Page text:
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American Ebola patient to be released after clean blood tests

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Dr. Kent Brantly , who contracted the
deadly Ebola virus in West Africa while helping
fight its largest outbreak in recorded history, will
be released from Atlanta’s Emory University
Hospital on Thursday, spokesman Vince Dollard
said.
His blood tests have come back negative for the
virus.
The hospital will hold a news conference at 11
a.m. ET, where Brantly will give a statement
before leaving the hospital.
Emory will also have information on fellow
missionary Nancy Writebol . Her husband
recently said that she is regaining strength.
Both of them were evacuated from Liberia
earlier this month in a plane specially equipped
with an isolation tent and accompanied by
medical staff outfitted in head-to-foot protective
clothing.
The plane was able to take only one
patient at a time and made two trips
to get them both.
The two Americans were taken to an
isolation unit at Emory University
Hospital, where Writebol was also
treated.
Both patients were able to walk
when they arrived, stepping out of
the ambulance on foot, dressed in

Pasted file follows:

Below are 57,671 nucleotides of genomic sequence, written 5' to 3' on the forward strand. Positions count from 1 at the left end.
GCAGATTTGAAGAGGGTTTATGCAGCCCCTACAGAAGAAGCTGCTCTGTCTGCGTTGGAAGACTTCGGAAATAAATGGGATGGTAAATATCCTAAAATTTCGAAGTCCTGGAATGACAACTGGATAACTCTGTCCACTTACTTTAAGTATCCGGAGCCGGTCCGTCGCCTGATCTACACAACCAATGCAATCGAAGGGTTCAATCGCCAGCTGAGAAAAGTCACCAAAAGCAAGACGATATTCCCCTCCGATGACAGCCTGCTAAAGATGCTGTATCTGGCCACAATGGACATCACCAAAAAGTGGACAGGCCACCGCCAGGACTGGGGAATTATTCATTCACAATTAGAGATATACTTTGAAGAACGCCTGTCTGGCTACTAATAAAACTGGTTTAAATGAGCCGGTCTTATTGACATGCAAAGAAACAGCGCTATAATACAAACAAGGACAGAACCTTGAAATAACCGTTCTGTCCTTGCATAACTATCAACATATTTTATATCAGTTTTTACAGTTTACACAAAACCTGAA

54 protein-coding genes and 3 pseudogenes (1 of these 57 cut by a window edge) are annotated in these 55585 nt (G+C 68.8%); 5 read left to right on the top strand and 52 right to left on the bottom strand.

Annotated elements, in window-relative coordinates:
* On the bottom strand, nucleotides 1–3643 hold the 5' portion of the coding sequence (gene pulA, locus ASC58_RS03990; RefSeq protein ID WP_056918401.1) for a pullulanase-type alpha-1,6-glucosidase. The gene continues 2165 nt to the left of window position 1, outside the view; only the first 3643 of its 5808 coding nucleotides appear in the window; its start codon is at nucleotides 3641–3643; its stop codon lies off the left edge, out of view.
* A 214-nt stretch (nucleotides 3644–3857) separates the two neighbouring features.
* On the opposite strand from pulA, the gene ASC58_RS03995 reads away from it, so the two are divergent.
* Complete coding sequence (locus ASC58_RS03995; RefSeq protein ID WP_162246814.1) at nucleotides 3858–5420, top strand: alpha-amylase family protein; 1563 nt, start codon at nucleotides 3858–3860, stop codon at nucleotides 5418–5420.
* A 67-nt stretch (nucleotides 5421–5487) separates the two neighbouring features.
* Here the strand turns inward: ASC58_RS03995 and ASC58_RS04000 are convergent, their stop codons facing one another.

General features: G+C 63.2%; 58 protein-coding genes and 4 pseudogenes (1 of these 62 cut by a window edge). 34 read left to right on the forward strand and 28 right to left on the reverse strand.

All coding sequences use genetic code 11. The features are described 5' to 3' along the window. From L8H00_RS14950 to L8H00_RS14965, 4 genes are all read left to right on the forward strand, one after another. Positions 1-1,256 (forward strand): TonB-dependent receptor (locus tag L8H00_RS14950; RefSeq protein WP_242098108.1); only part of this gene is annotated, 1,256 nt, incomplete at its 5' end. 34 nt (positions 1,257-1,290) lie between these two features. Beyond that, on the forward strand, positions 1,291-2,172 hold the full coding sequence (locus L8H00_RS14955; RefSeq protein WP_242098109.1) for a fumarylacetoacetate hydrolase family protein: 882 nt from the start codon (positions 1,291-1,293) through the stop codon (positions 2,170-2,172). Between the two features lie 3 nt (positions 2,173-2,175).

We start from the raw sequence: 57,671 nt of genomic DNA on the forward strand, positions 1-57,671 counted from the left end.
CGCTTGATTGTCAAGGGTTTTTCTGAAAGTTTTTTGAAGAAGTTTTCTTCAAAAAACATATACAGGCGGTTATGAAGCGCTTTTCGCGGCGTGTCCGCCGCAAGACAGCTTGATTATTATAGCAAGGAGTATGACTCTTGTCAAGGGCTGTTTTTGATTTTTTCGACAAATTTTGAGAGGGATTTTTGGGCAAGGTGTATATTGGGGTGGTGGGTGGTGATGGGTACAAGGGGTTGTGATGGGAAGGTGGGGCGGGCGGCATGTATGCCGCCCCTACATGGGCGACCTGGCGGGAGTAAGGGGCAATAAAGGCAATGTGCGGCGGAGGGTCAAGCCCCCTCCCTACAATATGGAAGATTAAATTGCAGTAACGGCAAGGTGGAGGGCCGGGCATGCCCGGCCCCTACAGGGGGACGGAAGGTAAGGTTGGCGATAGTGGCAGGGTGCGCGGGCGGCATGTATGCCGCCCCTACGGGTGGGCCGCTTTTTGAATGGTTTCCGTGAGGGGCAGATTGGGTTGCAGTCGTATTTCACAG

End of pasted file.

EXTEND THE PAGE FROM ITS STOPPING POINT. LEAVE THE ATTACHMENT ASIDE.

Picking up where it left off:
biohazard suits .
Joy and relief
Brantly was in Liberia for faith-based
charity Samaritan’s Purse, and its
president, Franklin Graham
expressed joy over the doctor’s
release.
“Today I join all of our Samaritan’s
Purse team around the world in
giving thanks to God as we celebrate
Dr. Kent Brantly’s recovery from Ebola,” he said.
Writebol’s husband David, who was with her in
Africa, visited her at Emory on Sunday, he said
in a statement. She is recovering, he said.
He stood outside the isolation room, as they
looked at each other through the glass.
“We both placed our hands on opposite sides of
the glass, moved with tears to look at each
other again,” he said.
Experimental medication
For Brantly to leave isolation, two blood tests
done in a two-day period had to come back
negative.
The Ebola virus spreads via direct contact with
bodily fluids, like blood, sweat and feces.
Brantly’s will no longer be infectious.
There is a slight possibility that the virus could
linger for up to three months in his semen ,
according to the World Health Organization.
The virus has no known cure, and left untreated,
infections can be deadly in up to 90% of cases.
Nearly half the patients receiving medical care in
the current outbreak in Liberia, Sierra Leone,
Nigeria and Guinea are surviving.
Treatment consists of giving fluids, monitoring
vital signs and responding to acute medical
crises. Symptoms include fever, aches, diarrhea
and bleeding. Read more on CNN.

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